So Thanks to the British Heart Foundation in Bowness I bought two lovely wine glasses, not very old, not crystal but only £2.50 for a pair, bargain. I like to have nice things, but I have a problem with Glassware, My Dearest is the dishwasher in our household, and is pathologically incapable of being careful with glassware, consequently glasses don’t last long in our house. I don’t think I have any without chips in the rims. I could just buy cheap and cheerful and not worry about it, but life’s too short to put up with cheap and ugly when you don’t have to. I’m always on the lookout for nice glasses and don’t mind buying odd ones, after all a set of 6 can very easily become a solitary one with my Beloved at the sink.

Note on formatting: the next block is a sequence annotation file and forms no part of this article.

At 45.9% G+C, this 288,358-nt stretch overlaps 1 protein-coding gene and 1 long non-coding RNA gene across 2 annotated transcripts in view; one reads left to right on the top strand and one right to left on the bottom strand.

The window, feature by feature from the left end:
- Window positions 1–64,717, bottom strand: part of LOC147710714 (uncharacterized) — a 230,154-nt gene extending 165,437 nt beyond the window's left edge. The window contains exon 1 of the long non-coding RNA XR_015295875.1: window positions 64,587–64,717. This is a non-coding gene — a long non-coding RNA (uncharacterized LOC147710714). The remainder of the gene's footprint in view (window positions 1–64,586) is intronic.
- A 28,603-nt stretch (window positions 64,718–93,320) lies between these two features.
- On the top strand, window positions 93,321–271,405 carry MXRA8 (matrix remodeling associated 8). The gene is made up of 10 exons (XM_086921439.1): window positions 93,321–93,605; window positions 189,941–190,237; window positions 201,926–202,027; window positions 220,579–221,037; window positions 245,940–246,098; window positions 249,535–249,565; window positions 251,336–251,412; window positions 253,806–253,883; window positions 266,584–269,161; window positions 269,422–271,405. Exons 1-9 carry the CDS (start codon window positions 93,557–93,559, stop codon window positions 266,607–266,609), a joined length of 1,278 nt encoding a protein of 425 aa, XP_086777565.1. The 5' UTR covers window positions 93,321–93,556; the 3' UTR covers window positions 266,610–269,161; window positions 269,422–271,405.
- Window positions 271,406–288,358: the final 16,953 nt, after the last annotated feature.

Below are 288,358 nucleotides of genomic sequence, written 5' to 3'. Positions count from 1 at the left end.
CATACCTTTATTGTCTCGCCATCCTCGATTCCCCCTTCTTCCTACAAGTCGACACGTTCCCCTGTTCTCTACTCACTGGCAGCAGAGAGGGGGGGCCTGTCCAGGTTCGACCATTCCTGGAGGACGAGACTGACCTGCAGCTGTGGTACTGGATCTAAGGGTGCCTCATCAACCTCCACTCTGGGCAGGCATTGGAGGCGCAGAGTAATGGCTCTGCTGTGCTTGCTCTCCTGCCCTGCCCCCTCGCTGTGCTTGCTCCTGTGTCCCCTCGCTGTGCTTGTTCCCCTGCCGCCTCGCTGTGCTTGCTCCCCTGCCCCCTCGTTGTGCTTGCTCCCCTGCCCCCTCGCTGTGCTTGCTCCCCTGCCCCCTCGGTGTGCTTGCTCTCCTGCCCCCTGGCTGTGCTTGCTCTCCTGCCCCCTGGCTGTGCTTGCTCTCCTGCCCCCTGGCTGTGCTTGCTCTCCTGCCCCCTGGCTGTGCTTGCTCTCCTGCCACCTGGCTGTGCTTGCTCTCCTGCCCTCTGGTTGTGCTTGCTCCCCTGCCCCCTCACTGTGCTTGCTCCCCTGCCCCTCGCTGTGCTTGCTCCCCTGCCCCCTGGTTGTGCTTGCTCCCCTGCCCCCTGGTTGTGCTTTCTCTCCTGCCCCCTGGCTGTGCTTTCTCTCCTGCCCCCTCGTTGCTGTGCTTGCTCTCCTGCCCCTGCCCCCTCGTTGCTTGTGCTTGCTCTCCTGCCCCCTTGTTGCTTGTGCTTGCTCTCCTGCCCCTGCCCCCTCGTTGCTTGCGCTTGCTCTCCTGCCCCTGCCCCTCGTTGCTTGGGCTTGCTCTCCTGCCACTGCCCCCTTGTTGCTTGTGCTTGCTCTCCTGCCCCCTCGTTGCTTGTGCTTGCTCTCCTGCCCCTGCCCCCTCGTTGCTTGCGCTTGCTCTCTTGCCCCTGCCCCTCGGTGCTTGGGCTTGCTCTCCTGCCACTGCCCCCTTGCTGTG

In Keswick the following Day Oxfam rendered two unused, hand embroidered pillowcases, with raised Stumpwork, too good to be used for sleeping on; I think I may cut them up to make something else out of, not sure what yet, but they are fine quality cotton, £2 each, you can’t buy polycotton supermarket basics for that price. I also bought two lovely handkerchiefs, yuk you may be thinking, but these are not for blowing one’s nose on, these are for ladies to delicately dab moist eyes with, one is of fine cotton with hand made Tatting applied to the edge, it is fairly basic tatted lace edging but pretty and cost me a £1. The other is even finer Victorian linen, with Whitework embroidery. It wasn’t priced, I happily paid 49p.